WARNING: Dad catches daughters on webcam – spreading fast on Facebook
Facebook is being hit by another viral message, spreading between users’ walls disguised as a link to a saucy video.
The messages, which are spreading rapidly, use a variety of different links but all claim to be a movie of a dad catching his daughters making a video on their webcam:
[VIDEO] DAD CATCHES DAUGHTERS ON WEBCAM [OMGGGG].AVI
two naughty girls get caught in the WORST moment while making a vid on their webcam! omg!!
The messages also tag some of the victims’ Facebook friends, presumably in an attempt to spread the links more quickly across the social network.
If you make the mistake of clicking on the link you are taken to a webpage which shows a video thumbnail of two scantily clad young women on a bed. The page urges you to play the video, however doing so will post the Facebook message on your own wall as a “Like” and pass it to your friends.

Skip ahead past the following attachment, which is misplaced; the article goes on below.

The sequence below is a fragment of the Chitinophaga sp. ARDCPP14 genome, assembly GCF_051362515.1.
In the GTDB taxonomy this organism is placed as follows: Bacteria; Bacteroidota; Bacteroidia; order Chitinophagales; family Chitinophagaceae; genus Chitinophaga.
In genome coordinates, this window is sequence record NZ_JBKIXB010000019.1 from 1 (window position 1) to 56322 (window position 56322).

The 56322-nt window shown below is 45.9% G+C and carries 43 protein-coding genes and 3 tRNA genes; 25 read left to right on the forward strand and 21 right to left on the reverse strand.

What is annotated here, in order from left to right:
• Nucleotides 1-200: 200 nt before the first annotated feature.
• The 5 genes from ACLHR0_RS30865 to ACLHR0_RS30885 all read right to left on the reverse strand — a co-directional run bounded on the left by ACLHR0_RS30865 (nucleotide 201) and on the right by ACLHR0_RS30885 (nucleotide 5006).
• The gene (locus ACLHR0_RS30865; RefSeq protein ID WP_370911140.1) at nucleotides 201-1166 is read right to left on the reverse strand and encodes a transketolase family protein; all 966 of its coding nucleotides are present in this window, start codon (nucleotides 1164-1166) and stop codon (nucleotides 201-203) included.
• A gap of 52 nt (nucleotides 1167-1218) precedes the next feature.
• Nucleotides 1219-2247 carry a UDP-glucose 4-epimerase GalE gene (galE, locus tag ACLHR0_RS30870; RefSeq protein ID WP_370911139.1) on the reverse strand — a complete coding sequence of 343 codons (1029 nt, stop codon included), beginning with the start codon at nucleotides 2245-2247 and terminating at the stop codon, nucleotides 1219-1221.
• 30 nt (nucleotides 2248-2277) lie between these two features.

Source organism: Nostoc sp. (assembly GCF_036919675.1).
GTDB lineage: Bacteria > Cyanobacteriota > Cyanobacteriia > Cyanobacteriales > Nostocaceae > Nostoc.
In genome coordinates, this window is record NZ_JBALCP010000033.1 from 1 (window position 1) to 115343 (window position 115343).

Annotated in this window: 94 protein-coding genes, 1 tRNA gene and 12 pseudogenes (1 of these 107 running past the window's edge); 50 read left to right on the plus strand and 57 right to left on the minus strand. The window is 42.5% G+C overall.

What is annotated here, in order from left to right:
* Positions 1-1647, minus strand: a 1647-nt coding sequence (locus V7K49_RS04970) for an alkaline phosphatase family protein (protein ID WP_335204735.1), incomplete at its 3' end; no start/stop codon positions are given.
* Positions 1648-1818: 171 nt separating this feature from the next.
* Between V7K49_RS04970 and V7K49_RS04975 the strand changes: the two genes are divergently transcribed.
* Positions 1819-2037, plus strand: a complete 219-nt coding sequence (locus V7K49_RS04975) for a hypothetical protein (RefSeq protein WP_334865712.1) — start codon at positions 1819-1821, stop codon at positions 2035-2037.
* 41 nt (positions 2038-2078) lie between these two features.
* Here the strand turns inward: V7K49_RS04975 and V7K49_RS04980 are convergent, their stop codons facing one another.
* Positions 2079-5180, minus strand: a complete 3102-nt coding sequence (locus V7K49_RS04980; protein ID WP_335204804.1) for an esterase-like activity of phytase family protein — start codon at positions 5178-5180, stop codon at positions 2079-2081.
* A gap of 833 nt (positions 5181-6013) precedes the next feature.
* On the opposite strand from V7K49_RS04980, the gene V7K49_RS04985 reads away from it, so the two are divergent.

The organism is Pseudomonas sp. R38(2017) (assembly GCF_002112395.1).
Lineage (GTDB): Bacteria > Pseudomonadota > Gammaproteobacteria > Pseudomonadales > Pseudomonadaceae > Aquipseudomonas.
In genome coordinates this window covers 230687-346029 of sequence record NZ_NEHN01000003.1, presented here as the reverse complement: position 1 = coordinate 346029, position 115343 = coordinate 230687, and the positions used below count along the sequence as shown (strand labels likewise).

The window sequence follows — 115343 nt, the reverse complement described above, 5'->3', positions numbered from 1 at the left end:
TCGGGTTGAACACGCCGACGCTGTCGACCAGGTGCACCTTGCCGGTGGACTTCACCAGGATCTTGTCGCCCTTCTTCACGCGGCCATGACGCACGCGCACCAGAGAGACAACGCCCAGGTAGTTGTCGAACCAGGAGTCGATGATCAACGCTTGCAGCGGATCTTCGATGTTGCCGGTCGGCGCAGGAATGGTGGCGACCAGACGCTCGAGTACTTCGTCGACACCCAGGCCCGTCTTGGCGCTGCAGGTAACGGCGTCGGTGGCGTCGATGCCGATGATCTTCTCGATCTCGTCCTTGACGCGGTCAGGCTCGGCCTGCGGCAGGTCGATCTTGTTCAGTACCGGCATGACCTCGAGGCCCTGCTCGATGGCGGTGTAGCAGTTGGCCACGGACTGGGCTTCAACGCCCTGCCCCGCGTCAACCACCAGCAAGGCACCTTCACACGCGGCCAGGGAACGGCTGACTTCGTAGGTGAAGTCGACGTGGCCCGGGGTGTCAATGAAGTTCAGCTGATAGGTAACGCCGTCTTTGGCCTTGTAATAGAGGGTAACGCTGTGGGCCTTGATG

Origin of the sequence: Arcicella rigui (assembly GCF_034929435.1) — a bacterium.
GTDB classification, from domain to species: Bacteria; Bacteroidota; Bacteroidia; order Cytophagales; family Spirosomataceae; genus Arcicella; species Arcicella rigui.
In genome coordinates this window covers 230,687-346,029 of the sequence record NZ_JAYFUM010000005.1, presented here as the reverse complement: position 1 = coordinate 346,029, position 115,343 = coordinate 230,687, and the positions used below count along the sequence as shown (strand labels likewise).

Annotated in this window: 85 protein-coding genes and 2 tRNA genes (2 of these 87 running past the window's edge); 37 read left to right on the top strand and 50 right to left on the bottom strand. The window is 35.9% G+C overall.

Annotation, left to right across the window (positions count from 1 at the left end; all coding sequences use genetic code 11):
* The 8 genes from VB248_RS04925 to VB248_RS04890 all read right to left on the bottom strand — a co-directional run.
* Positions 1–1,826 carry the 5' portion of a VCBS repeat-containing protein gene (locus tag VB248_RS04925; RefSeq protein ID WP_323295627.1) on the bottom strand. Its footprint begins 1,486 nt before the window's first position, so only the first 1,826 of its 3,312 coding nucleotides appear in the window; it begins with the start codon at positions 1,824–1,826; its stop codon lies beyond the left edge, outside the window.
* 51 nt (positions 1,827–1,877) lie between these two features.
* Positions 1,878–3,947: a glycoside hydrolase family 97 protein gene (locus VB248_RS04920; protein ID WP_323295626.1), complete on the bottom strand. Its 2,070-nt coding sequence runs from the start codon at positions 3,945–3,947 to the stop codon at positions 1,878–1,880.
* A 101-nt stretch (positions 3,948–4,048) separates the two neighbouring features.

Unfortunately, the new security improvements announced by Facebook this week fail to give any protection or warning about the attack.
When I tested the scam I was presented with a (fake) message telling me that my Adobe Flash plugin had crashed and I needed to download a codec.
Users should remember that they should only ever download updates to Adobe Flash from Adobe’s own website – not from anywhere else on the internet as you could be tricked into installing malware.
Ultimately, you may find your browser has been redirected to a webpage promoting a tool for changing your Facebook layout, called Profile Stylez and – on Windows at least – may find you have been prompted to install a program called FreeCodec.exe which really installs the Profile Stylez browser extension.
It’s certainly disappointing to see Facebook’s new security features fail at the first major outbreak – clearly there’s much more work which needs to be done to prevent these sorts of messages spreading rapidly across the social network, tricking users into clicking on links which could be designed to cause harm.
If you use Facebook and want to learn more about spam, malware, scams and other threats, you should join the Sophos Facebook page where we have a thriving community of over 80,000 people.
By Graham Cluley @ nakedsecurity.sophos.com